Cat litter is an important aspect of feline care, providing cats with a designated space to eliminate waste while keeping their living area clean and odor-free. However, not all cat litter is created equal, and some may pose significant health risks to both cats and their owners.
This article explores the potential dangers associated with cat litter, including the accumulation of ammonia, the toxic nature of certain litter materials, and the risk of Toxoplasma gondii infection. By providing this information, cat owners can take proactive measures to minimize these risks and promote the health and well-being of their feline companions.
Ammonia Buildup in Cat Litter
Ammonia is a compound formed by urea decomposition.1 As cat litter absorbs urine, ammonia can accumulate. Prolonged exposure to high ammonia levels can lead to respiratory problems in cats and humans. In cats, this may manifest coughing, wheezing, or difficulty breathing, while in humans, symptoms may include throat irritation and difficulty breathing. Ammonia vapors can also cause eye irritation in both cats and humans.2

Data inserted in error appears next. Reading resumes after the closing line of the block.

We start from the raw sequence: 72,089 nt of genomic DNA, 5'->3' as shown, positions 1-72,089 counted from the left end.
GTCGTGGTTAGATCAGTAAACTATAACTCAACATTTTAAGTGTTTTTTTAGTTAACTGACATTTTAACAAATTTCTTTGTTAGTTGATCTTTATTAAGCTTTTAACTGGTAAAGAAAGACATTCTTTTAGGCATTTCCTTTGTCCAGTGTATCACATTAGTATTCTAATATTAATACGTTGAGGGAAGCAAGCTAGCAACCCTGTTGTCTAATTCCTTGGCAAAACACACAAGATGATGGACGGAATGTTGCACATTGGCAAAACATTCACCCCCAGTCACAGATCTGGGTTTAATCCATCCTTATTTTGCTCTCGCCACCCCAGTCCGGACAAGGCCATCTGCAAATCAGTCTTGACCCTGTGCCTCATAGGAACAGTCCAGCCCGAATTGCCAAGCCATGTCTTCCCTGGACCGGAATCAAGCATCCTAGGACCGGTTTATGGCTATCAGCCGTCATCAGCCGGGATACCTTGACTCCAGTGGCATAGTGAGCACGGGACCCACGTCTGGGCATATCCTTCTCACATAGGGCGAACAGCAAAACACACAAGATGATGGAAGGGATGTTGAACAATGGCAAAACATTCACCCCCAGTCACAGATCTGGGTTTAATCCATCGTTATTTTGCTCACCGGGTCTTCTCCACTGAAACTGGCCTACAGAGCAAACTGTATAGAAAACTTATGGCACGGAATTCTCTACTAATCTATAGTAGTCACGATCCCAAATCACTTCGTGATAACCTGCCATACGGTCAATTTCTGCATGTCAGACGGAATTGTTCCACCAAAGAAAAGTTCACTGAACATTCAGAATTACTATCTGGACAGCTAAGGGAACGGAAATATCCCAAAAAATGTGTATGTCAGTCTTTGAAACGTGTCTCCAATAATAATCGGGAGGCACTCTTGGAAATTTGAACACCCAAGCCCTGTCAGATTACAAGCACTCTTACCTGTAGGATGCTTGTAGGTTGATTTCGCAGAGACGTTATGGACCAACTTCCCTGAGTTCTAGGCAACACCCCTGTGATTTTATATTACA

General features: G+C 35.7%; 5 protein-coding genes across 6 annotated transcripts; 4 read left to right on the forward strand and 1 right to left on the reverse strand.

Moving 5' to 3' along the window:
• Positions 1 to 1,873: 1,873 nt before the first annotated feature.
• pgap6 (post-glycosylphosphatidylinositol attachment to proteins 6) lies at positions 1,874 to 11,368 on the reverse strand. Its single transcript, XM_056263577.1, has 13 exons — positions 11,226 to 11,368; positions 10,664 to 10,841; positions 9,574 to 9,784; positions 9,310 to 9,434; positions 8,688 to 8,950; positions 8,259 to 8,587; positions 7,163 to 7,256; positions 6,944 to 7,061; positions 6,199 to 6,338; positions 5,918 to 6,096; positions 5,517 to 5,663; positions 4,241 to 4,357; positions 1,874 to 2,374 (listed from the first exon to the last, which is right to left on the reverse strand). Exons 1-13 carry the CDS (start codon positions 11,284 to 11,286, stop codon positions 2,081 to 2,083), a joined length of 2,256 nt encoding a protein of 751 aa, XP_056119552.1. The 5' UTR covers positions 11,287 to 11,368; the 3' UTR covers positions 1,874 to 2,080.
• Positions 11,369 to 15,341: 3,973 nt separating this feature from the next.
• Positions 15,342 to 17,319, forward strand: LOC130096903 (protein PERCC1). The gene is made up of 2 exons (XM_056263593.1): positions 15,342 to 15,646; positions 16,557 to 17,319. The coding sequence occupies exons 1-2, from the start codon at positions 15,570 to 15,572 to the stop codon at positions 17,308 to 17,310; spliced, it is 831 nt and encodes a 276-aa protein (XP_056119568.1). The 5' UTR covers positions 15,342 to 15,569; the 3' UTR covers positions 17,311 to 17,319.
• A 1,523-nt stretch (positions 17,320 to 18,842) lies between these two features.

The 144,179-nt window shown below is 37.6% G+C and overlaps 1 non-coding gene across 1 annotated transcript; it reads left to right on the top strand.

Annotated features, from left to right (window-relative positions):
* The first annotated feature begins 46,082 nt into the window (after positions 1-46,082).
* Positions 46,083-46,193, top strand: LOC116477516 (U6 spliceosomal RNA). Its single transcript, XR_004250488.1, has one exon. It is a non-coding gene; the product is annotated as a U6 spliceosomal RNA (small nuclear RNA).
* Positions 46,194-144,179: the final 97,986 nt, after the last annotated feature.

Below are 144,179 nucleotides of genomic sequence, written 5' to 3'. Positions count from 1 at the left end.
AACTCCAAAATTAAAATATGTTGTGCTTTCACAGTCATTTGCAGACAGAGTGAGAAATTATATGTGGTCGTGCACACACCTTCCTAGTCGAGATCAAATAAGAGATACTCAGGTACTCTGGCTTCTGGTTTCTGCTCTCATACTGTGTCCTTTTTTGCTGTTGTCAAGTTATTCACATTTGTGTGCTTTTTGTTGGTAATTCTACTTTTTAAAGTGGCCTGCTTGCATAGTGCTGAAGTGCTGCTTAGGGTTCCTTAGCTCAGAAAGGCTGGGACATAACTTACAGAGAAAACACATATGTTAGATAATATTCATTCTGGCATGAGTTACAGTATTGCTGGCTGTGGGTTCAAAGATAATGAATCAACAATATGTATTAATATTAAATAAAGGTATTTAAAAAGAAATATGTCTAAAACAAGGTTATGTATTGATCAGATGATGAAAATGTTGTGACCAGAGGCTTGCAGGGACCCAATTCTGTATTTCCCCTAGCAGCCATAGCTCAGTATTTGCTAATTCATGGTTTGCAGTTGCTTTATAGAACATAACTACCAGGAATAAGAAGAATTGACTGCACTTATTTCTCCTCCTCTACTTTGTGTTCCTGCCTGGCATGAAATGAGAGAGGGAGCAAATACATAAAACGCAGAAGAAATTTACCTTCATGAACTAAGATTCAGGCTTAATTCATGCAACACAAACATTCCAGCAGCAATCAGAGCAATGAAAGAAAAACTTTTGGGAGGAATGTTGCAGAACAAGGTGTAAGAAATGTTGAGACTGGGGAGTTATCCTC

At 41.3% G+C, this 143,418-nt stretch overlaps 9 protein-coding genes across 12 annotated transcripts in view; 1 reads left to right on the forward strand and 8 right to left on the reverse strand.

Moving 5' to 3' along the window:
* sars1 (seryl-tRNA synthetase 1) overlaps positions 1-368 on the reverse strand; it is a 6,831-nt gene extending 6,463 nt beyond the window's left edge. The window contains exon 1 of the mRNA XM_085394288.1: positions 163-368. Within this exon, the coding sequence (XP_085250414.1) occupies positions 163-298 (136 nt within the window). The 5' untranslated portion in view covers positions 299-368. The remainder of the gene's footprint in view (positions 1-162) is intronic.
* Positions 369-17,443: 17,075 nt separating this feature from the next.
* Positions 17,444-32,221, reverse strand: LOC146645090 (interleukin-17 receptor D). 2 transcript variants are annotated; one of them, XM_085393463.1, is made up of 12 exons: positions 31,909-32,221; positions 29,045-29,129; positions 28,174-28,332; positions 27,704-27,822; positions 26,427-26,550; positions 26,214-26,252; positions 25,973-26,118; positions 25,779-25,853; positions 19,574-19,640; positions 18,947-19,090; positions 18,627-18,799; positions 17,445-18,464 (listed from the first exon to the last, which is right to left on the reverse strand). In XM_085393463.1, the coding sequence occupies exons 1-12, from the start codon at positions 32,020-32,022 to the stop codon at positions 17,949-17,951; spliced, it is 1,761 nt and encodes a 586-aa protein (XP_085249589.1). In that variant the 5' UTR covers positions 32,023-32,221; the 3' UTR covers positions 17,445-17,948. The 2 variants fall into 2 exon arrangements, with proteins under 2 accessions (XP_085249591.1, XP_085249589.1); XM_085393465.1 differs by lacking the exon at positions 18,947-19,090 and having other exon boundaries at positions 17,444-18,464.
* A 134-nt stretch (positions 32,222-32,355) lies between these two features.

Chronic exposure to ammonia can weaken the immune system, making cats and humans more susceptible to infections and other health problems.3 To minimize ammonia buildup, cleaning the litter box regularly is crucial. Scoop out waste daily, and empty the litter box with mild soap and water at least once a week.4 Some cat litter brands advertise low-ammonia or ammonia-neutralizing properties. These litters may contain zeolite, which can help control ammonia levels.5 It is also important to ensure the litter box is placed in a well-ventilated area to dissipate ammonia fumes and reduce the risk of respiratory issues.6